13.     DrawMenuItems(psItems, nItems, pTop, pSel);
    15.     while (Keys);         // wait for previous key to be released
    16.     while(1)
    17.     {
    18.         while (!Keys);    // wait for new key to be pressed
    19.         switch (Keys)
    20.         {
    21.         case BUTTON_UP:   // dec the cursor & redraw
    22.             (*pSel)--;
    23.             break;
    24.         case BUTTON_DOWN: // inc the cursor & redraw
    25.             (*pSel)++;
    26.             break;
    27.         case BUTTON_ENTER:
    28.           // user made selection,
    29.             // variables have been updated
    30.             // so just return
    31.             return;
    32.         }
    33.     DrawMenuItems(psItems, nItems, pTop, pSel);
    34.     while (Keys);    // wait for previous key to be released
    35.     }
    36. }
    DrawMenuItems() is a bit more involved as it manages and validates both pSel and pTop. The function also works with very long menus by scrolling the items that can be viewed as needed. Short menu cursor will wrap around the ends, though not on the long lists.

    All items on the menu get redrawn every time the selected item changes. This looks fine on my LCD, but may be glitchy on a slower system as I'm chuggin' 12 million instructions every second.

    Code ( (Unknown Language)):
    1. void DrawMenuItems(
    2.     const rom char* psItems[],    // list of string pointers to item names
    3.     UINT8 nItems,            // count of items in the list    integer count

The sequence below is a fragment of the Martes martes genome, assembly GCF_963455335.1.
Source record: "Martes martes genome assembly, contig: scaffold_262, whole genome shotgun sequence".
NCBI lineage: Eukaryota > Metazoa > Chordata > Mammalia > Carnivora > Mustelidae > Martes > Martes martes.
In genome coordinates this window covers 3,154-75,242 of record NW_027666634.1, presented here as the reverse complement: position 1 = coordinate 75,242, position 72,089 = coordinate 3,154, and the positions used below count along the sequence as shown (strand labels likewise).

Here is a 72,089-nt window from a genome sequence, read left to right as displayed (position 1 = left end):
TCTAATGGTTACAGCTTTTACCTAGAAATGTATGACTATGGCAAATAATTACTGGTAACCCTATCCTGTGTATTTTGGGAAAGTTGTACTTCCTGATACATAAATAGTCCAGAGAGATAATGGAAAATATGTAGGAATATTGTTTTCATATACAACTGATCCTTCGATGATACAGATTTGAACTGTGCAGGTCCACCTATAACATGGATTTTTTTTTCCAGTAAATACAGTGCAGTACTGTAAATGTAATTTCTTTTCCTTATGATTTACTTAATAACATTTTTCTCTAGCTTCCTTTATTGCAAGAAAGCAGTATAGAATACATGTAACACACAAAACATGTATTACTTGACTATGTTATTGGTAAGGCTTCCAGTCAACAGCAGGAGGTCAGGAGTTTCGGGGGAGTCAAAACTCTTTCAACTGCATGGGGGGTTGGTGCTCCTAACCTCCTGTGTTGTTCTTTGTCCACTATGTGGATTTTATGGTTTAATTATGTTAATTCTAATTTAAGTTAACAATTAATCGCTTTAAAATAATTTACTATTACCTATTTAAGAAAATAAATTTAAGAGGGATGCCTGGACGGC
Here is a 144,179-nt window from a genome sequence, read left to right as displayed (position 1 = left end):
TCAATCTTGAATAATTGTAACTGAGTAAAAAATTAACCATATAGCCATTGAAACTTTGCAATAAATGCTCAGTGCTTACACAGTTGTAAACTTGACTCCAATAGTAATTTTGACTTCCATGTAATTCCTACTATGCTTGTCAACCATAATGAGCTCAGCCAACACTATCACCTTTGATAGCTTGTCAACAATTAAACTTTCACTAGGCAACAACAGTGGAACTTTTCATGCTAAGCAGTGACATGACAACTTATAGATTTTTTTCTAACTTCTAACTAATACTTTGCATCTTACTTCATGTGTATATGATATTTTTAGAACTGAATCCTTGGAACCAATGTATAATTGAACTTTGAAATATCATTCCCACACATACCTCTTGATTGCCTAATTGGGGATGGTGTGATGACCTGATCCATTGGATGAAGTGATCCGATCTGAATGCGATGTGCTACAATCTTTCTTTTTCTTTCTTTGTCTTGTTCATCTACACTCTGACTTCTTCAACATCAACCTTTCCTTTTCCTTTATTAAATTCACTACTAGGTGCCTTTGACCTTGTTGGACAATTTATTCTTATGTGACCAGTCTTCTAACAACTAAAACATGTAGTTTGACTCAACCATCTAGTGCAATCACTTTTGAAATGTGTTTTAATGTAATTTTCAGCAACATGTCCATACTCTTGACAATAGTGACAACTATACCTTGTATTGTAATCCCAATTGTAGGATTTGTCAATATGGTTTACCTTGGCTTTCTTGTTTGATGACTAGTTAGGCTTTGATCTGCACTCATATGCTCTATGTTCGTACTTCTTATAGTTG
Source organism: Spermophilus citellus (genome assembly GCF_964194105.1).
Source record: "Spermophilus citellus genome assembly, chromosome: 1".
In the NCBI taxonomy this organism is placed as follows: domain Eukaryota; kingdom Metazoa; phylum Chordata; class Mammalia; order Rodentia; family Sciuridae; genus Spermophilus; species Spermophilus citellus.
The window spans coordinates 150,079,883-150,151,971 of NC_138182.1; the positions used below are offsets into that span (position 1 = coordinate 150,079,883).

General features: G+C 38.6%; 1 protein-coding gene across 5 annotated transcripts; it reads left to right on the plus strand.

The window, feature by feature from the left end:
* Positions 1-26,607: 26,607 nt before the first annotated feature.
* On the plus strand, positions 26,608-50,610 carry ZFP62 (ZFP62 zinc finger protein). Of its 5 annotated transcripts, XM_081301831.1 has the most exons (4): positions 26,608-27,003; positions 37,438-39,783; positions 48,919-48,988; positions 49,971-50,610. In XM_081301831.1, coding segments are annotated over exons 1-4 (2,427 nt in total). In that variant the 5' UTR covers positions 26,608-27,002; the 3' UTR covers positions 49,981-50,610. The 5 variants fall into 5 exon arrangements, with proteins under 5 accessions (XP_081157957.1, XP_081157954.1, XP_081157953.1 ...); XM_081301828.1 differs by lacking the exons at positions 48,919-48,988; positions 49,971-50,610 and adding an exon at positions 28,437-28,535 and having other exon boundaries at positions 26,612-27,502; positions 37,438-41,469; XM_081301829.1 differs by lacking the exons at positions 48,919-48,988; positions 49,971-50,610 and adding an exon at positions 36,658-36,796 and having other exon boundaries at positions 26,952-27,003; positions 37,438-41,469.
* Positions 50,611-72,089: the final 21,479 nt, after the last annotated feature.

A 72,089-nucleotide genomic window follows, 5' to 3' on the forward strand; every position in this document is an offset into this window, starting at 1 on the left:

4.     UINT8* pTop,            // item at top of list        zero based
    5.     UINT8* pSel)            // currently selected Item    zero based
    6. {
    7.     UINT8 I, I2;
    8.     UINT8 Addr;
    10.     #define Top *pTop        // aliase for clarity
    11.     #define Cursor *pSel    
    14.     // validate the Cursor: neither beyond or before the list
    15.     // check if cursor too large
    16.     if (Cursor == nItems)
    17.     {
    18.       // cursor at just beyond the end of the list
    19.       // was incremented there.
    20.       // short lists can loop,
    21.       // long lists just remain there
    22.       if (nItems <= MENU_LINES)
    23.         // short list
    24.         Cursor = 0;
    25.       else
    26.         // long list
    27.           Cursor = nItems - 1;    
    28.     }
    30.     // check if cursor too small
    31.     if (Cursor > nItems)
    32.     {
    33.       // when decremented below zero Cursor gets huge
    34.         // as this is what unsigned numbers do
    35.       // short lists can loop,
    36.       // long lists just remain there
    37.       if (nItems <= MENU_LINES)
    38.         // short list
    39.         Cursor = nItems - 1;
    40.       else
    41.         // long list
    42.           Cursor = 0;        
    43.     }
    45.     // check for short lists (Items <= LINES)
    46.     if ( (nItems <= MENU_LINES) & (Top != 0) )
    47.     {
    48.         // short lists always have Top = 0
    49.         Top = 0;
    50.     }